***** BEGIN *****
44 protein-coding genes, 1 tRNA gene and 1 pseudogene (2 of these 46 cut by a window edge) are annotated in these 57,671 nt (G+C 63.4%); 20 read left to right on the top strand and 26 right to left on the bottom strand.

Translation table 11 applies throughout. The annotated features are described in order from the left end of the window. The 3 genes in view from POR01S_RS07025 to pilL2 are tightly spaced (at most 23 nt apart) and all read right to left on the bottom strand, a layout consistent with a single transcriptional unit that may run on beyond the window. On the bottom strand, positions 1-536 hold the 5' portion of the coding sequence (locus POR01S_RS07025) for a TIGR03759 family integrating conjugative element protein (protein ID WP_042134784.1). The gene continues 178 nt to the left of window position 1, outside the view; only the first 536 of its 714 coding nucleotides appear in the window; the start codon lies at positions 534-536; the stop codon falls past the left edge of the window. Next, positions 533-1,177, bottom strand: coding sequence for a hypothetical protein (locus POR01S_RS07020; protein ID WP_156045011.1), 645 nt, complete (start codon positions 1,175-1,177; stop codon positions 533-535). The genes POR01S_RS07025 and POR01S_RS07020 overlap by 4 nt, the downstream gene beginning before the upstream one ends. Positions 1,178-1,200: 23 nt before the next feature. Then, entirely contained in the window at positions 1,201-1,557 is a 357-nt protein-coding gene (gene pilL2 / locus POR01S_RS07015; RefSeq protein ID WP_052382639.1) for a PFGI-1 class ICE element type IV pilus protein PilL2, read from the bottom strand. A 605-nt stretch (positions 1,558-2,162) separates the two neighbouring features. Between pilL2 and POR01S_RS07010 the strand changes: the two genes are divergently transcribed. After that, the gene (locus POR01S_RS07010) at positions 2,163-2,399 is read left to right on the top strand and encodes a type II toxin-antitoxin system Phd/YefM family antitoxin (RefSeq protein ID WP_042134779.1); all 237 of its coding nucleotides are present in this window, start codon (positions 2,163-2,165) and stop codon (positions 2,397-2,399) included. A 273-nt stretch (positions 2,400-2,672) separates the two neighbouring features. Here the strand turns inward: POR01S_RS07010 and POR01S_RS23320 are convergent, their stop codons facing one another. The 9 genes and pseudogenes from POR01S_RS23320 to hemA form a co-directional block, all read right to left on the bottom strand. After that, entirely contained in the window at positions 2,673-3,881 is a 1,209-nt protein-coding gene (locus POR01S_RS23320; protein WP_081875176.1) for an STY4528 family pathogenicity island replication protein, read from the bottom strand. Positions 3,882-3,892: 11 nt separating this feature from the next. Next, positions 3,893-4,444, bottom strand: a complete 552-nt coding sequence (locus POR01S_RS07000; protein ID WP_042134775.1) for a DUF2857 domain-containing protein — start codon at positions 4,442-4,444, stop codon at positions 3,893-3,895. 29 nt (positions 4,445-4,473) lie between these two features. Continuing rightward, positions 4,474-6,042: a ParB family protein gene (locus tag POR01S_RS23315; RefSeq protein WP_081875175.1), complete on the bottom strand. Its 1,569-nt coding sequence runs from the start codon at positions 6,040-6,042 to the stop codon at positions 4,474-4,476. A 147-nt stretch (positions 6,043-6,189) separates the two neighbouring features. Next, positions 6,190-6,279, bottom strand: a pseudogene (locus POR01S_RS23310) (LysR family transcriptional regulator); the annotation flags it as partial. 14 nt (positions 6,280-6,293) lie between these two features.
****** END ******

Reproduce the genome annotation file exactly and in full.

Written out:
44 protein-coding genes, 1 tRNA gene and 1 pseudogene (2 of these 46 cut by a window edge) are annotated in these 57,671 nt (G+C 63.4%); 20 read left to right on the top strand and 26 right to left on the bottom strand.

Translation table 11 applies throughout. The annotated features are described in order from the left end of the window. The 3 genes in view from POR01S_RS07025 to pilL2 are tightly spaced (at most 23 nt apart) and all read right to left on the bottom strand, a layout consistent with a single transcriptional unit that may run on beyond the window. On the bottom strand, positions 1-536 hold the 5' portion of the coding sequence (locus POR01S_RS07025) for a TIGR03759 family integrating conjugative element protein (protein ID WP_042134784.1). The gene continues 178 nt to the left of window position 1, outside the view; only the first 536 of its 714 coding nucleotides appear in the window; the start codon lies at positions 534-536; the stop codon falls past the left edge of the window. Next, positions 533-1,177, bottom strand: coding sequence for a hypothetical protein (locus POR01S_RS07020; protein ID WP_156045011.1), 645 nt, complete (start codon positions 1,175-1,177; stop codon positions 533-535). The genes POR01S_RS07025 and POR01S_RS07020 overlap by 4 nt, the downstream gene beginning before the upstream one ends. Positions 1,178-1,200: 23 nt before the next feature. Then, entirely contained in the window at positions 1,201-1,557 is a 357-nt protein-coding gene (gene pilL2 / locus POR01S_RS07015; RefSeq protein ID WP_052382639.1) for a PFGI-1 class ICE element type IV pilus protein PilL2, read from the bottom strand. A 605-nt stretch (positions 1,558-2,162) separates the two neighbouring features. Between pilL2 and POR01S_RS07010 the strand changes: the two genes are divergently transcribed. After that, the gene (locus POR01S_RS07010) at positions 2,163-2,399 is read left to right on the top strand and encodes a type II toxin-antitoxin system Phd/YefM family antitoxin (RefSeq protein ID WP_042134779.1); all 237 of its coding nucleotides are present in this window, start codon (positions 2,163-2,165) and stop codon (positions 2,397-2,399) included. A 273-nt stretch (positions 2,400-2,672) separates the two neighbouring features. Here the strand turns inward: POR01S_RS07010 and POR01S_RS23320 are convergent, their stop codons facing one another. The 9 genes and pseudogenes from POR01S_RS23320 to hemA form a co-directional block, all read right to left on the bottom strand. After that, entirely contained in the window at positions 2,673-3,881 is a 1,209-nt protein-coding gene (locus POR01S_RS23320; protein WP_081875176.1) for an STY4528 family pathogenicity island replication protein, read from the bottom strand. Positions 3,882-3,892: 11 nt separating this feature from the next. Next, positions 3,893-4,444, bottom strand: a complete 552-nt coding sequence (locus POR01S_RS07000; protein ID WP_042134775.1) for a DUF2857 domain-containing protein — start codon at positions 4,442-4,444, stop codon at positions 3,893-3,895. 29 nt (positions 4,445-4,473) lie between these two features. Continuing rightward, positions 4,474-6,042: a ParB family protein gene (locus tag POR01S_RS23315; RefSeq protein WP_081875175.1), complete on the bottom strand. Its 1,569-nt coding sequence runs from the start codon at positions 6,040-6,042 to the stop codon at positions 4,474-4,476. A 147-nt stretch (positions 6,043-6,189) separates the two neighbouring features. Next, positions 6,190-6,279, bottom strand: a pseudogene (locus POR01S_RS23310) (LysR family transcriptional regulator); the annotation flags it as partial. 14 nt (positions 6,280-6,293) lie between these two features.